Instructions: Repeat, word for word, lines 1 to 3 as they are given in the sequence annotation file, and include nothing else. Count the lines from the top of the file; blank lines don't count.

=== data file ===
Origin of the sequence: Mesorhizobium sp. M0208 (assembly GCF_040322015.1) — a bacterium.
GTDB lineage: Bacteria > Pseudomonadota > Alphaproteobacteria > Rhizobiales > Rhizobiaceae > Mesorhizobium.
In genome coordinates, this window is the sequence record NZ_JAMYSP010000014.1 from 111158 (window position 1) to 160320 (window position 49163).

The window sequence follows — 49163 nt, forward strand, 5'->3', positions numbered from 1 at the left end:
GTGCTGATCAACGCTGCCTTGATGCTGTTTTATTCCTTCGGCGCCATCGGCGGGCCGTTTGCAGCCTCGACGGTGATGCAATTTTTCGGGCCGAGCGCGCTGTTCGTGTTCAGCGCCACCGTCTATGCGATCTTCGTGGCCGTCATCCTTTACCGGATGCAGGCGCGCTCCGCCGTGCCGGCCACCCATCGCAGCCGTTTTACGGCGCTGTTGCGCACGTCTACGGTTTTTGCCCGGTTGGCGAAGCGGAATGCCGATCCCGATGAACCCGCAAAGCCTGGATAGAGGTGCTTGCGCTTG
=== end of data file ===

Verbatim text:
Origin of the sequence: Mesorhizobium sp. M0208 (assembly GCF_040322015.1) — a bacterium.
GTDB lineage: Bacteria > Pseudomonadota > Alphaproteobacteria > Rhizobiales > Rhizobiaceae > Mesorhizobium.
In genome coordinates, this window is the sequence record NZ_JAMYSP010000014.1 from 111158 (window position 1) to 160320 (window position 49163).